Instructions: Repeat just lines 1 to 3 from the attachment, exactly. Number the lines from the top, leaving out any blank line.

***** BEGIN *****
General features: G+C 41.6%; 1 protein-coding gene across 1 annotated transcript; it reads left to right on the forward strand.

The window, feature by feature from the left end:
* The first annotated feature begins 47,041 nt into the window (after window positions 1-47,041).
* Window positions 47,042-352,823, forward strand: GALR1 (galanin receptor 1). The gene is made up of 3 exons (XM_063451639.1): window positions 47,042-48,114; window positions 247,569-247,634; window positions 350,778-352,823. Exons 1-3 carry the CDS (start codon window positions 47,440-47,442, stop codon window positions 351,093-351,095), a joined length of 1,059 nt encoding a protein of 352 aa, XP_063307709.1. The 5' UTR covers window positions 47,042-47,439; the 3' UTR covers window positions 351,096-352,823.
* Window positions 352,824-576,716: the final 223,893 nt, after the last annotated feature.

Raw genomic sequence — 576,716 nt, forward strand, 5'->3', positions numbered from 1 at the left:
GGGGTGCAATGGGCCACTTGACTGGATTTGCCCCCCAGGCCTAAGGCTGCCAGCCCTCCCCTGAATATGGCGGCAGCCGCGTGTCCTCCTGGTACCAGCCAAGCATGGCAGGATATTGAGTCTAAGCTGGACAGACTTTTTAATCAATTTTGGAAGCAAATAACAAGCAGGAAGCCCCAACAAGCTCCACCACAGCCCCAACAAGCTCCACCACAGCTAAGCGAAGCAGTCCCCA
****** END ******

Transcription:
General features: G+C 41.6%; 1 protein-coding gene across 1 annotated transcript; it reads left to right on the forward strand.

The window, feature by feature from the left end:
* The first annotated feature begins 47,041 nt into the window (after window positions 1-47,041).